The dream of opening a Botanic Garden in the city can be traced as far back as Colonel Light. It would take nearly two decades for this idea to be realised with the 1954 establishment of the Garden at its current position just outside the square…

Colonel Light imagined the city would have a botanical garden, but after a number of unsuccessful attempts, it was finally established in its current location in 1854 on the northern side of the city grid.  The gardens followed European models such…

Piltawodli, located to the northern bank of the Torrens River, opposite the Adelaide Gaol on the current site of the North Adelaide Golf Links is an important site in the history of relations between Kaurna people and European colonists.  The site,…

The story of the Park Lands and Light’s plan for the City of Adelaide is a changing one.  Some marvel that a town plan made 180 years ago can still be relevant today and question slavish adherence to it.  And yet, Adelaide is recognised as one of…

Rymill Park in the eastern Park Lands is an example of a well-used recreation space.   In the post war period, beautification works created an ornamental lake and rose gardens, as well as playgrounds and picnic facilities.  The park is named after…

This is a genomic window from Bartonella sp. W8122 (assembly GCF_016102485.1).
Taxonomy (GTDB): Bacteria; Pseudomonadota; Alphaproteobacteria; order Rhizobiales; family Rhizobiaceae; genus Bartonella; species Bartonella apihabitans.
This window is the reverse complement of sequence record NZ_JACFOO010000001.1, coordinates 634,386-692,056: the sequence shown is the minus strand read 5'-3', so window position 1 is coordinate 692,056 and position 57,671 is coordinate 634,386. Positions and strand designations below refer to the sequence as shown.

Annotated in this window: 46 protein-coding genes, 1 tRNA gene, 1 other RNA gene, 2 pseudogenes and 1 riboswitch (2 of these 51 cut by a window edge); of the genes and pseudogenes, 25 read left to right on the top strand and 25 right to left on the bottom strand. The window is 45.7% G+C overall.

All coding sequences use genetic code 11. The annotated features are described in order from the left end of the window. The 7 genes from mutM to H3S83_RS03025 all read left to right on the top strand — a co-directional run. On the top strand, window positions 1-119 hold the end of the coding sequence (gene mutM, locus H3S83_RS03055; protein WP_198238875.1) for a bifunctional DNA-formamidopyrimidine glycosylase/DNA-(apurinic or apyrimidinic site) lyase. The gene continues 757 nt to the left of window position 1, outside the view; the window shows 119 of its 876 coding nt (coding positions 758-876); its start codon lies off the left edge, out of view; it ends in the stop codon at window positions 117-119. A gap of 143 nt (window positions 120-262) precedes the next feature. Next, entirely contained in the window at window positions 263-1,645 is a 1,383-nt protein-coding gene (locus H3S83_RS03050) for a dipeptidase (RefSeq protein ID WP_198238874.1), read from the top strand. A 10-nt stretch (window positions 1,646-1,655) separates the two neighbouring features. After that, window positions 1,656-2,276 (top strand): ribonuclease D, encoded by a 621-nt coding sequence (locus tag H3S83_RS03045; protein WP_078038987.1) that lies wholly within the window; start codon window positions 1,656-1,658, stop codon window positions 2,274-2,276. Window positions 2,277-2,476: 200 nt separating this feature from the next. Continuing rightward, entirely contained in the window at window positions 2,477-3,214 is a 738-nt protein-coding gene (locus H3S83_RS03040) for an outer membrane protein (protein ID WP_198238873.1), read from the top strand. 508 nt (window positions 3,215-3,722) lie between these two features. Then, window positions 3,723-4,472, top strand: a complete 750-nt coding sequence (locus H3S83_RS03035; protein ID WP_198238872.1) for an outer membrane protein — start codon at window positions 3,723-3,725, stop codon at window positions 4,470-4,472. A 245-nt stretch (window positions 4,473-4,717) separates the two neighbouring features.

The elm carriageway in the South Park Lands is something of a lost treasure, but one well worth discovering, particularly in autumn.  It reflects the work of John Ednie Brown (1848-99) a passionate advocate of tree planting in the mid-nineteenth…

Veale Gardens, in the South Park Lands, is a fine example of mid-twentieth century thinking about gardens and public space.  In 1957 Bill Veale (1895-1971), the Town Clerk (chief administrator) of the City of Adelaide returned from a study tour…

Whitmore Square is the only one of the five city squares in Colonel Light’s original plan to retain its original configuration and use.  The others have been bisected by roads or tramways and reshaped to accommodate modern traffic.  Whitmore…

Victoria Square was the largest of the six squares and the centerpiece of Light’s plan, originally named ‘the Great Square’ by him.  Covering eight acres, Light imagined that it would become the commercial hub for the settlement.  In the…